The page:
Weak muscle strength among midlife women more than doubles the risk of diabetes, Singapore study finds
The link determines that women in Singapore should include resistance exercises in their daily regime to increase muscle strength.
A recent study out of Singapore has shed new light on the interplay between muscle strength and diabetes risk in midlife women.
Conducted by a team of researchers from the National University Hospital and the National University of Singapore, the study analysed the muscle strength of more than 1,000 women aged between 45 and 69, with particular emphasis on hand grip strength and time taken to complete five-repetition chair stands.
Of the 1,170 women analysed, 12.1 per cent had diabetes, which was confirmed through fasting blood glucose tests.
What the researchers found was striking: The women with weaker muscle strength were more than twice as likely to have diabetes, after controlling for other known risk factors such as age, race, education levels, menopausal status, smoking and obesity.
Low hand-grip strength and poor chair-stand performance were both associated with a higher prevalence of diabetes, with those exhibiting weak whole-body muscle strength seeing 2.37-fold higher odds of developing the condition.
Diabetes, as the researchers note, is a pressing public health concern with serious implications for mortality and morbidity.
The number of adults with diabetes worldwide has skyrocketed in recent decades, with Asia predicted to be home to more than 60 per cent of individuals with the condition.
In Singapore, the situation is similarly dire: By 2035, one in every five adults is projected to have diabetes.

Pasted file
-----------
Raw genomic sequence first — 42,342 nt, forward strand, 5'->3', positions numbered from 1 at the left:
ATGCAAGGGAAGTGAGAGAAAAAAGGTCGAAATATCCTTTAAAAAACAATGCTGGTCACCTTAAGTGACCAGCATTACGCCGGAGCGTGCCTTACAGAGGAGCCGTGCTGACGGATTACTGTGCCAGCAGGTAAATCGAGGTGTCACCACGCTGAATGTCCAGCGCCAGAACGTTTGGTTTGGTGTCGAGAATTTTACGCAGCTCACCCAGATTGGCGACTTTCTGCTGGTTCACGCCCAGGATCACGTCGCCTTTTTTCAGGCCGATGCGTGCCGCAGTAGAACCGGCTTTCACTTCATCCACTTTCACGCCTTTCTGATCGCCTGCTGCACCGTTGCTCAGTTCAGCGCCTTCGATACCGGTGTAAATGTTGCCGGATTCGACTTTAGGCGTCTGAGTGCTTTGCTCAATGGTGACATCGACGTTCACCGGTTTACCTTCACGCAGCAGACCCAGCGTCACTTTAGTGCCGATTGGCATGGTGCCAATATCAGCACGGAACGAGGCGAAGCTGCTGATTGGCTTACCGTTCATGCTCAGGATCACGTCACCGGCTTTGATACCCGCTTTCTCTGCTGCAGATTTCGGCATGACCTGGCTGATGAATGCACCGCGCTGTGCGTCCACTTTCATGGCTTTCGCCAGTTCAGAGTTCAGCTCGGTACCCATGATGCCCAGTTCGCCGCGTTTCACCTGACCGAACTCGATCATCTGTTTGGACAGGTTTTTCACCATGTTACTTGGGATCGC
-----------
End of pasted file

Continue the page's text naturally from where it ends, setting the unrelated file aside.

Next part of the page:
While established risk factors such as obesity, physical inactivity, and smoking explain a significant proportion of diabetes cases, the study's authors point out that an important fraction of residual associations remain unexplained.
For example, few studies have examined the link between muscle strength decline and diabetes risk in midlife women.
“Our study supports the growing recognition of the important role of muscle strength on diabetes. Remarkably, this effect of muscle strength on diabetes is independent of body fat.
“As a public health measure, women in Singapore should be encouraged to include resistance exercises in their daily regime to increase muscle strength,” said Professor Yong Eu Leong, emeritus consultant from the NUH Department of Obstetrics and Gynaecology.
Further longitudinal studies are required to better understand the relationship between muscle strength and diabetes. Meanwhile, longitudinal follow-up cohort studies are currently being done on midlife Singapore women to further confirm this relationship, the researchers added.
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